Module Two: What Does Self-Confidence Mean To You?

Self-confidence plays an important role in our everyday lives. Being confident allows us to set and reach our goals. It provides stability when we are faced with a challenge; it gives us that push that helps us overcome difficulties. Self-confidence is necessary for our personal and professional lives, as without it one would not be successful in either. It gives us the ability to stand up to face our challenges and to pick ourselves up when we fall.

 

What is Assertiveness?

An assertive person is confident and direct in dealing with others. Assertive communications promote fairness and equality in human interactions, based on a positive sense of respect for self and others. It is the direct communication of a person’s needs, wants, and opinions without punishing, threatening, or putting down another person.

Assertive behaviour includes the ability to stand up for a person’s legitimate rights – without violating the rights of others or being overly fearful in the process. A skill that can be learned, assertive behaviour is situational specific; meaning different types of assertive behaviour can be used in different situations.

Assertive behaviour involves three categories of skills; self-affirmation, expressing positive feelings, and expressing negative feelings. Each will be explored during this course.

 

What is Self-Confidence?

Self-confidence is a belief in oneself, one’s abilities, or one’s judgment. It is freedom from doubt. When you believe you can change things — or make a difference in a situation, you are much more likely to succeed.

As a self-confident person, you walk with a bounce in your step. You can control your thoughts and emotions and influence others. You are more prepared to tackle everyday challenges and recover from setbacks. This all leads to a greater degree of optimism and life satisfaction.

 

The Four Styles

There are four styles of communication: passive, aggressive, passive-aggressive, and assertive.

The Passive Person

Passive behaviour is the avoidance of the expression of opinions or feelings, protecting one’s rights, and identifying and meeting one’s needs. Passive individuals exhibit poor eye contact and slumped body posture, and tend to speak softly or apologetically. Passive people express statements implying that:

  • “I’m unable to stand up for my rights.”
  • “I don’t know what my rights are.”
  • “I get stepped on by everyone.”
  • “I’m weak and unable to take care of myself.”
  • “People never consider my feelings.”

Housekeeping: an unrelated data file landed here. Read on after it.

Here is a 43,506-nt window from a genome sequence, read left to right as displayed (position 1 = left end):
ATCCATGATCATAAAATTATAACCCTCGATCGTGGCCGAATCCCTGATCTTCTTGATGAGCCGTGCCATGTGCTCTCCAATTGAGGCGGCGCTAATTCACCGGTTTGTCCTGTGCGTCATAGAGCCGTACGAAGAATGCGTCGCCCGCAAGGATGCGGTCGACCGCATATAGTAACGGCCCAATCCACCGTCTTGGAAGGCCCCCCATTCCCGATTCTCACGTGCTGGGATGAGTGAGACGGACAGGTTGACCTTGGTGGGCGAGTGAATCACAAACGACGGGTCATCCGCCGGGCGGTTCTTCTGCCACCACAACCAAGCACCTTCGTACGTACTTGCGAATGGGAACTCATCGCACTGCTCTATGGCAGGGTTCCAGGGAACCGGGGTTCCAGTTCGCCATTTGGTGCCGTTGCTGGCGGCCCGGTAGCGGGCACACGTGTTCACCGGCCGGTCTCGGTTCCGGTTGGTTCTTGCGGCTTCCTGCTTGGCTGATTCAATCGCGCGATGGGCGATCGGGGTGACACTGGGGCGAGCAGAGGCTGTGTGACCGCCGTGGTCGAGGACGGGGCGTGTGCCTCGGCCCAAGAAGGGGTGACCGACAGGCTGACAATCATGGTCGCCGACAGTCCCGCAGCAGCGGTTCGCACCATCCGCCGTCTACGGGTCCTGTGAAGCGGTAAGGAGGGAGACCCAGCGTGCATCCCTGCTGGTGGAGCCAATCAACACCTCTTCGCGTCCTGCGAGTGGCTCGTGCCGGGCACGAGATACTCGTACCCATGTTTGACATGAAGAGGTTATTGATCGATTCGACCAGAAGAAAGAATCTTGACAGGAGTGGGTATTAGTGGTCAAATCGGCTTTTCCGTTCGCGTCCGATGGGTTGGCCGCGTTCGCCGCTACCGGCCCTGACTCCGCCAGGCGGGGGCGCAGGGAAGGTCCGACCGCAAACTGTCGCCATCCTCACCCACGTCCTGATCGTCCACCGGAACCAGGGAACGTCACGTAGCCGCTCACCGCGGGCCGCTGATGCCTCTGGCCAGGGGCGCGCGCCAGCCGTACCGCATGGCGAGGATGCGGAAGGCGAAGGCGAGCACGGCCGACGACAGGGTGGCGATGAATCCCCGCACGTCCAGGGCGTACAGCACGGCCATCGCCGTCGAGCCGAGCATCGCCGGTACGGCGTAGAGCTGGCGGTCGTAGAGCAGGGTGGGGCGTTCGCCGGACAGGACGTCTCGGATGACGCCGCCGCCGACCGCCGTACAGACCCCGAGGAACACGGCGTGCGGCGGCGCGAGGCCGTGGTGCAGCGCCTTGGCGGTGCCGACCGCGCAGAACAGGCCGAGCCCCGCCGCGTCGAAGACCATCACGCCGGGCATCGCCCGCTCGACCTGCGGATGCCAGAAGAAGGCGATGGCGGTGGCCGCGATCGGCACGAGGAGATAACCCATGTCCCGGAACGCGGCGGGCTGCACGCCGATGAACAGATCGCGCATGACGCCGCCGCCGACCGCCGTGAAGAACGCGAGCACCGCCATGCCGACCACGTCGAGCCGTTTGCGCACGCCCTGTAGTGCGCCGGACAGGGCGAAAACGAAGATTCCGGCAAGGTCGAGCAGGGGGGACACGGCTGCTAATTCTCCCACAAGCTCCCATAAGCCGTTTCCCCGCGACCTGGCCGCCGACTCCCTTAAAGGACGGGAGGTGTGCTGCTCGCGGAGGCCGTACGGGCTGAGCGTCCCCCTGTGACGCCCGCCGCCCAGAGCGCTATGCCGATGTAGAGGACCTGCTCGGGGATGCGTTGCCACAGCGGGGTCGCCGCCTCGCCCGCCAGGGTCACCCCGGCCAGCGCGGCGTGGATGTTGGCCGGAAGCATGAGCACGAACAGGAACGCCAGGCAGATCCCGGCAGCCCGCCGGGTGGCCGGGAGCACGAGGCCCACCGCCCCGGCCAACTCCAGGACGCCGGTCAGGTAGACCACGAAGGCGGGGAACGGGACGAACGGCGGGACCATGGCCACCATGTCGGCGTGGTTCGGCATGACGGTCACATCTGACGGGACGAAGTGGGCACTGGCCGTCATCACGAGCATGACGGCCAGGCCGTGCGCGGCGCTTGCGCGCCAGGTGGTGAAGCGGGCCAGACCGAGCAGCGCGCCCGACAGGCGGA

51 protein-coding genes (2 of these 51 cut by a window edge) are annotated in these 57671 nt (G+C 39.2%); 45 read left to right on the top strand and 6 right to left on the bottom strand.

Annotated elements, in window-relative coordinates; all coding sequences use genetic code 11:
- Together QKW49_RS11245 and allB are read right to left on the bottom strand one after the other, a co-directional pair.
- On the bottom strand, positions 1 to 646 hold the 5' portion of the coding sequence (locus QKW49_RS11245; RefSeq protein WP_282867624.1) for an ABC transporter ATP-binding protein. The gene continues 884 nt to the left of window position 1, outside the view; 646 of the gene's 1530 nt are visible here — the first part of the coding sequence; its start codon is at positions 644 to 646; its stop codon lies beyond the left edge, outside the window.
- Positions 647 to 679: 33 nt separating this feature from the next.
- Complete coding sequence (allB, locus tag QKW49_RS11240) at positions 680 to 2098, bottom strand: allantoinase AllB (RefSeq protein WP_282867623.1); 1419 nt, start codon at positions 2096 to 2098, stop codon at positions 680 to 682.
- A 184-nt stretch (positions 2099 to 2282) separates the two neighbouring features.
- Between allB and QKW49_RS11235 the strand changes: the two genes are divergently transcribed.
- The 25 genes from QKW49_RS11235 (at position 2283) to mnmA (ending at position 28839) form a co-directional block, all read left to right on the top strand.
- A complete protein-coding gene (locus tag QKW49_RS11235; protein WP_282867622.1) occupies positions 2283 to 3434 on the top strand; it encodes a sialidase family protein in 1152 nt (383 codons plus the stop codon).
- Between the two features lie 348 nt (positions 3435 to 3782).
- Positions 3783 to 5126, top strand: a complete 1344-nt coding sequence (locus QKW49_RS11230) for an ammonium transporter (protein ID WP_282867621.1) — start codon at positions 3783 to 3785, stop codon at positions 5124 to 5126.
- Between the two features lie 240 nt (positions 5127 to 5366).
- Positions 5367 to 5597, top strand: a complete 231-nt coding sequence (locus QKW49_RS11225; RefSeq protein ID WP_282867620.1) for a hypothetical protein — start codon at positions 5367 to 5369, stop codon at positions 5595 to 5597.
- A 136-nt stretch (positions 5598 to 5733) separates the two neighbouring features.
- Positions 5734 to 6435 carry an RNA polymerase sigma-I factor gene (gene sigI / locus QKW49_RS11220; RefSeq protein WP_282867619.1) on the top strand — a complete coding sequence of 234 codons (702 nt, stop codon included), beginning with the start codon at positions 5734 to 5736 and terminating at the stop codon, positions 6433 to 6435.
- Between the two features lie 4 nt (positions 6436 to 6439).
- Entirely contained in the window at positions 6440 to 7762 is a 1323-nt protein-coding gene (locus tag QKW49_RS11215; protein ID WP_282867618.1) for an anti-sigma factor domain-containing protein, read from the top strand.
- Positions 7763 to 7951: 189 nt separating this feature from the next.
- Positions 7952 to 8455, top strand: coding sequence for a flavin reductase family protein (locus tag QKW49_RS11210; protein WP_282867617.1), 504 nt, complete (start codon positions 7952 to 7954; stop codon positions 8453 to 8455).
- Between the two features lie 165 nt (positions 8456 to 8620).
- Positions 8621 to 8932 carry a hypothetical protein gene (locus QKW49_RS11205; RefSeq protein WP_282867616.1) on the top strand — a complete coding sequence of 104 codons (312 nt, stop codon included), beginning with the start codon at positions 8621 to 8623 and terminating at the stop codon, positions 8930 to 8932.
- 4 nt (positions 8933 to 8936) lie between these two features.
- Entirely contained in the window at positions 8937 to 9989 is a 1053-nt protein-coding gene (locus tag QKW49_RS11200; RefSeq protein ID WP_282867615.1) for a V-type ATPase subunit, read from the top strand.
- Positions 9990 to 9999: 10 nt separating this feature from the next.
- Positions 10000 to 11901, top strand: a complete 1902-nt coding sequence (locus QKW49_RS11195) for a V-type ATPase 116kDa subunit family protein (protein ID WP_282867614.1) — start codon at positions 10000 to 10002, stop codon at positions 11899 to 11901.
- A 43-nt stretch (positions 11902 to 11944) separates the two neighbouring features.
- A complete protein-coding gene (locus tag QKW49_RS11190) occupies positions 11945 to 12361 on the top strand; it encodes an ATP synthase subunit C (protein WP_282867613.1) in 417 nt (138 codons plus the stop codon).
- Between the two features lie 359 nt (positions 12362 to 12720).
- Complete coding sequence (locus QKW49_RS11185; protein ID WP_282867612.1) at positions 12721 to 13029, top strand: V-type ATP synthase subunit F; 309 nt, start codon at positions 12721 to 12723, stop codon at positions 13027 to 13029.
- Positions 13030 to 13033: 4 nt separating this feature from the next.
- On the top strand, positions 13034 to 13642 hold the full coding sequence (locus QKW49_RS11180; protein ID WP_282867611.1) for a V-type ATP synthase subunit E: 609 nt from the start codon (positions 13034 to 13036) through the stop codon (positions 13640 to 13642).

The Aggressive Person

An aggressive individual communicates in a way that violates the rights of others. Thus, aggressive communicators are verbally or physically abusive, or both. Aggressive communication is born of low self-esteem, often caused by past physical or emotional abuse, unhealed emotional wounds, and feelings of powerlessness.

Aggressive individuals display a low tolerance for frustration, use humiliation, interrupt frequently, and use criticism or blame to attack others. They use piercing eye contact and are not good listeners. Aggressive people express statements implying that:

  • The other person is inferior, wrong, and not worth anything
  • The problem is the other person’s fault
  • They are superior and right
  • They will get their way regardless of the consequences
  • They are entitled, and that the other person “owes” them.

The Passive-Aggressive Person

The passive-aggressive person uses a communication style in which the individual appears passive on the surface but is really acting out anger in a subtle, indirect, or behind-the-scenes way.

Passive-aggressive people usually feel powerless, stuck, and resentful. Alienated from others, they feel incapable of dealing directly with the object of their resentments. Rather, they express their anger by subtly undermining the real or imagined object of their resentments. Frequently they mutter to themselves instead of confronting another person. They often smile at you, even though they are angry, use subtle sabotage, or speak with sarcasm.

Passive-aggressive individuals use communication that implies:

  • “I’m weak and resentful, so I sabotage, frustrate, and disrupt.”
  • “I’m powerless to deal with your head on so I must use guerilla warfare.”
  • “I will appear cooperative, but I’m not.”

The Assertive Person

An assertive individual communicates in a way that clearly states his or her opinions and feelings, and firmly advocates for his or her rights and needs without violating the rights of others. Assertive communication is born of high self-esteem. Assertive people value themselves, their time, and their emotional, spiritual, and physical needs. They are strong advocates for themselves — while being very respectful of the rights of others.

Assertive people feel connected to other people. They make statements of needs and feelings clearly, appropriately, and respectfully. Feeling in control of themselves, they speak in calm and clear tones, are good listeners, and maintain good eye contact. They create a respectful environment for others and do not allow others to abuse or manipulate them.

The assertive person uses statements that imply:

  • “I am confident about who I am.”
  • “I cannot control others, but I control myself.”
  • “I speak clearly, honestly, and to the point.”
  • “I know I have choices in my life, and I consider my options. I am fully responsible for my own happiness.”
  • “We are equally entitled to express ourselves respectfully to one another.”